Dermarolling, microneedling, collagen-induced therapy, or vampire facials, are all fancy and cool names for saying: let us injure the skin, so we can force it to produce all that beautiful collagen we all desperately crave and heal away our problems.
Dermarolling is a form of microneedling and if you’re googling what to use before and after dermaroller, I’m guessing you’re planning on doing it at the comfort of your own home.
Hey, I understand, it’s way cheaper, more practical, and wildly popular - so why not? Of course, there’s no reason why not do it yourself - if you know everything there is to know about dermarolling. How to use it and more importantly, what to use before and after dermaroller?
This is why we’re here. Let’s try to unwrap and explore the seemingly complicated procedure of dermarolling. So, by the time you’re done with this article, you’ll be all set to begin your dermarolling adventure.
Dermarolling is a type of microneedling procedure that can be done at home with a device called “derma-roller”. Microneedling is a slightly invasive, revolutionary approach in treating scar tissues, age spots, wrinkles, discoloration, and other imperfections. It has an advantage over the other treatments against scarring because it can handle deeper issues. What actually happens during the procedure is that you have hundreds of small needling puncturing and making micro channels in the top layers of the skin to stimulate the production of collagen, elastin, and growth factors because the skin needs healing.
Dermarolling it’s also called cosmetic microneedling and it differs from medical microneedling in three things: the length of the needles, the conditions in which the procedure is done, and the device that it’s used. Typically, during a cosmetic microneedling procedure you’ll be using smaller needles, with non-motorized devices - especially if you’re a beginner. This gives you the advantage to use a derma-roller at home.
Microneedling with motorized, automated pens that use longer needles should be only done in a medical institution under the supervision of a trained professional. This also applies for derma-rollers with needles longer than 1-1.5mm.
If you’ve heard of the term “vampire facials” than you should know that’s a form of medical microneedling where blood is taken from the patient, filtered and the plasma is used on the face, while microneedling, to deliver more growth factors for more effective results.
If you have severe acne scars, wrinkles, or other more severe imperfections, then you should check out our article on microneedling, to see whether you might benefit more from that procedure.
Now that we know the differences between the types of microneedling procedures, we can focus on dermarolling at home and the essentials you should know before you start.
The type of dermaroller you’re using controls which products you should or you shouldn’t use before and after dermarolling.
One of the crucial foundations of a successful and effective dermarolling treatment is knowing the needle size and the shape of your dermaroller. Using the right dermaroller size at the right time leads to effectiveness.
Here’s a quick guide:
0.2 – 0.3mm size derma roller needles - This is what you should start with, no matter the problem. You’ll familiarize yourself with the procedure, get used to the sensations and learn how your skin reacts and how much time you need to heal. These needles are great for enhanced absorption of skincare products. This means that with needles that are 0.3mm in size, you should use specific skincare products that target the issues you’re facing after doing the treatment.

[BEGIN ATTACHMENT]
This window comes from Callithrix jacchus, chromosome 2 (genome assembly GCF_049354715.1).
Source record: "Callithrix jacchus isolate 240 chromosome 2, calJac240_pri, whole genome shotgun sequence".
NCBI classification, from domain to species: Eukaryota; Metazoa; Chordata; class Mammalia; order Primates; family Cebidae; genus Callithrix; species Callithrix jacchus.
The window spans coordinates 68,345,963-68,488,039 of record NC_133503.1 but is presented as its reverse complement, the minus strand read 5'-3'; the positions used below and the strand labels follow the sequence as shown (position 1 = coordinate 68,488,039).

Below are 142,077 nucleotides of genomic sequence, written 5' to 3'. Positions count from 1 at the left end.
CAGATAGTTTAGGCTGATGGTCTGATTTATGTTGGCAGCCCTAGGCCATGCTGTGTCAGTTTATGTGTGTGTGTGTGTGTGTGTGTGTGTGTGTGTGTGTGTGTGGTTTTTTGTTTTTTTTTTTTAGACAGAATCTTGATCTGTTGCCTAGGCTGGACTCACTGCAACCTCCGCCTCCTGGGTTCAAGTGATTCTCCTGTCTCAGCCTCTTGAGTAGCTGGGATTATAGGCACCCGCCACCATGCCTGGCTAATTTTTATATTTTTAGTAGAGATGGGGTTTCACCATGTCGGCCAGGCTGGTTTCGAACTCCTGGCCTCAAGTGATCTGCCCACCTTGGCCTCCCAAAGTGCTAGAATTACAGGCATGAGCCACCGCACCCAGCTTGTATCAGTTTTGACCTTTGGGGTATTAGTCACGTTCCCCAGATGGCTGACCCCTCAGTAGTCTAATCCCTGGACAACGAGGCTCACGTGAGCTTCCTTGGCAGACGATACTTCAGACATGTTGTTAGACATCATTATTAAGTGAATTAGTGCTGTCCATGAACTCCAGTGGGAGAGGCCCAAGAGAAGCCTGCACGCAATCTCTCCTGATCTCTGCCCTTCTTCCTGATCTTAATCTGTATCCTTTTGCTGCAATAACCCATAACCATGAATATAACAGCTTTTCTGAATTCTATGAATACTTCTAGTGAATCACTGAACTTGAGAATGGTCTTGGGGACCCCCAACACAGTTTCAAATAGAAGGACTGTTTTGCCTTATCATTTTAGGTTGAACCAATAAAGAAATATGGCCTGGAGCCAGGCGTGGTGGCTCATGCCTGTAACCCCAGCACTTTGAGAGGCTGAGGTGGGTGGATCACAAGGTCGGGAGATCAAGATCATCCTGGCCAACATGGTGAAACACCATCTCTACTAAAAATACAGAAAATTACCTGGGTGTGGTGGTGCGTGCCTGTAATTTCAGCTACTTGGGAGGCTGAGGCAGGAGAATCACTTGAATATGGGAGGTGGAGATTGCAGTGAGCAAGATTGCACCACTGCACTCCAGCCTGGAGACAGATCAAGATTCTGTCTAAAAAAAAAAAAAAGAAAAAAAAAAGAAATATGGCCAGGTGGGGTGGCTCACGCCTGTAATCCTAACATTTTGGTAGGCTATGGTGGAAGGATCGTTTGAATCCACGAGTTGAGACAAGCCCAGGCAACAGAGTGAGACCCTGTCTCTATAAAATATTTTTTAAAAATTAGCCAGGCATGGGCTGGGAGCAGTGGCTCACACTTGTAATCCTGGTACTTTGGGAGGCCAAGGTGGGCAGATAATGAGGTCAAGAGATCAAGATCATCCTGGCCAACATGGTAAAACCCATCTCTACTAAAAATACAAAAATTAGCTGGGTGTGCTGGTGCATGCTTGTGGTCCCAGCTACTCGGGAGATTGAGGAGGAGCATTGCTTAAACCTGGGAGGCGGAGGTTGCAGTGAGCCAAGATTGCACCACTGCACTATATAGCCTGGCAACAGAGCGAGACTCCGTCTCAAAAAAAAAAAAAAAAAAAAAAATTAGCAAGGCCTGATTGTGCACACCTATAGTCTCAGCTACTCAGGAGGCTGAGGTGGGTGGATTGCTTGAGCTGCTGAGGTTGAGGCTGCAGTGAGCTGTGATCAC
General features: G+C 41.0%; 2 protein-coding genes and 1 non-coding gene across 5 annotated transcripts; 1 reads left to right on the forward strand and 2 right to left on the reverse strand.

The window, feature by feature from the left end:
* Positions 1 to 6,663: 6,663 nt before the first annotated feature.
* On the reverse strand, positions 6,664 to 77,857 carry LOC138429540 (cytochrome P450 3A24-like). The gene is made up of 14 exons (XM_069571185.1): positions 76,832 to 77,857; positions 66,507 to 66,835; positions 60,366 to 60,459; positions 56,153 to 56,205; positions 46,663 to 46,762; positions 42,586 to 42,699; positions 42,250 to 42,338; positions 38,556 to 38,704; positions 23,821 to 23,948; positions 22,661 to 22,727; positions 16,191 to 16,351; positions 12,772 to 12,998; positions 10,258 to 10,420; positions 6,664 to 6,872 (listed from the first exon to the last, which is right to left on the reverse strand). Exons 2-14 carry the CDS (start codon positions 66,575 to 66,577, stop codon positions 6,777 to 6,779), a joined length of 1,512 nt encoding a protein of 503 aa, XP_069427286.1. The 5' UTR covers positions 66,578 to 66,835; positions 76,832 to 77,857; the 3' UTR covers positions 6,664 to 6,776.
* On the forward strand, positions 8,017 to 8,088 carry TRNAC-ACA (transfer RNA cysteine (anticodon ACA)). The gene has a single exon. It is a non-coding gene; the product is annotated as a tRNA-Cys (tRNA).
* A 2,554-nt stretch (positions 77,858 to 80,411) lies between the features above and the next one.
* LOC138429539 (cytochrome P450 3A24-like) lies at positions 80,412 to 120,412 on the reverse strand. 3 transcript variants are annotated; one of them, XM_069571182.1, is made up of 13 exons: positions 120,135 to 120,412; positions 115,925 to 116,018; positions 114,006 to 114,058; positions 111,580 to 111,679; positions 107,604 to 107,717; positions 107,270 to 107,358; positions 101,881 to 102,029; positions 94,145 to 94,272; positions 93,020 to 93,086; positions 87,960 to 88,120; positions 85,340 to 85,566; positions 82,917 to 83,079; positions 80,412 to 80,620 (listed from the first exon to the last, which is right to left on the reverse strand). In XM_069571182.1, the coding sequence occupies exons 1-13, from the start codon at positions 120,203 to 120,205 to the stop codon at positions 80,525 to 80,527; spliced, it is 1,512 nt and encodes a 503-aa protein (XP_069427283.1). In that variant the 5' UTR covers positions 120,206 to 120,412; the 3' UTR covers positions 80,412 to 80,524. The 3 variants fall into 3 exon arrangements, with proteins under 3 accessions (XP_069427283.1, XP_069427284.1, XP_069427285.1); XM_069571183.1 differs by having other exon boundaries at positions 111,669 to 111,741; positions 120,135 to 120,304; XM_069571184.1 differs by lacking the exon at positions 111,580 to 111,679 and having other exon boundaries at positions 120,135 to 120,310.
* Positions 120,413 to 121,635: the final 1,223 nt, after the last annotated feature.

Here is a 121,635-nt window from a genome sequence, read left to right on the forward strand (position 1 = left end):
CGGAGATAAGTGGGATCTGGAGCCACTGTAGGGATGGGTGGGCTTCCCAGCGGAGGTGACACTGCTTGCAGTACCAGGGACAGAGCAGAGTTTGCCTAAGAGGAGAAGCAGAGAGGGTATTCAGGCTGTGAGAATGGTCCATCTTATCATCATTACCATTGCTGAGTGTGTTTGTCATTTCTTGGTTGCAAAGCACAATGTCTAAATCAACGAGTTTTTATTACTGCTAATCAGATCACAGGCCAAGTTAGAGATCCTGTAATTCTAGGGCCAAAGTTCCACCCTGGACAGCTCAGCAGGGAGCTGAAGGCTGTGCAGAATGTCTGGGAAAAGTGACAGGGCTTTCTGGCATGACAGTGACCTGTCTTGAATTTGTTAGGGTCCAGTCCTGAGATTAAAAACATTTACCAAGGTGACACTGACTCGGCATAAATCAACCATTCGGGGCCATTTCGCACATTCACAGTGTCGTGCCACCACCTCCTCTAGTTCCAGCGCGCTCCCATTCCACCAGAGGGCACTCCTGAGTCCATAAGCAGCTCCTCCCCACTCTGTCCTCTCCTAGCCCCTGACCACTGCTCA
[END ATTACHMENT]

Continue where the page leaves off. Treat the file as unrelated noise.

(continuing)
0.5mm size derma roller needles - This is the ideal needle size for treating shallow wrinkles, UV damage, light scarring, and hyperpigmentation. Of course, you also have the benefit of enhanced absorption of skincare products, but you should use more gentle products that don’t irritate the skin.
1.0mm size derma roller needles - These needles are a lot more effective in inducing collagen production which means more effective results for wrinkles, severe acne scars, and sunspots. Beginners are not advised to use this length, and a numbing cream before the procedure should be used.
1.5 – 3.0mm size derma roller needles - Needles with 1.5mm size or longer should not be used for microneedling at home, but if you’re interested, you can check out more about medical microneedling.
Before you begin your journey with dermarolling, it good to know what you should use to enhance the results, but it’s even more important to know what you shouldn’t use, to avoid irritation, inflammation, or infections.
Don’t take any chances. Before using a dermaroller on your face, you should find out whether your skin can take it.
The first thing to consider is your condition. You should use a dermaroller if you have active acne, blood clotting disease, bruises, eczema, psoriasis, rosacea, herpes, cold sores, inflammation, melanoma, open wounds, sunburns, etc. It’s best to consult with a dermatologist if you have any concerns about the condition of your skin and dermarolling.
The second thing to consider is medication. If you’re taking any drugs, whether they’re contraceptive pills or anti-inflammation and anti-acne pills, you should call your doctor and check whether the medication can make complications after the treatment. The same thing applies for any topical creams or treatments you’re using.
For example, isotretinoin (brand name accutane) should not be used six months before microneedling. And, you’ll probably need to stop using any anti-acne remedies while the skin is healing.
It’s important to consult with a dermatologist and ask about each specific product you’re using.
The third thing to consider is your skin type. If your hypersensitive dermarollers might be too harsh for your skin and cause irritation, you can still try with 0.2mm needles and see how you’ll feel.
After the dermaroller, your skin will be sensitive, vulnerable, and unprotected from environmental damage. The micro-channels are actually micro-wounds which are open and shouldn’t be exposed to sunlight, abrasive exfoliating skincare products, mechanical damage like picking or touching your skin.
The best way to ensure that you’re skin is going to get the rest it deserves and not interrupt the healing process is if you do the procedure before going to bed. Eight hours is the perfect rest time.
Don’t use the dermaroller in the morning and then go out. Make a plan that will benefit your skin before you start dermarolling.
A gentle cleanser will be your best friend in this journey. Your skin needs to be clean and your pores clear before you dermaroll. This is really important since makeup and skincare products residue, impurities, dead skin cells can cause irritation or even infection if they get inside when the needles are penetrating the skin.
Double cleansing is okay, even recommended, but don’t use an alcohol-based, thick cleanser. Stick with a light one with a mild formula. You can cleanse three times if you want to make sure your skin is clean, but if you irritate it, or make it really dry before dermarolling, you are setting yourself for irritation and discomfort.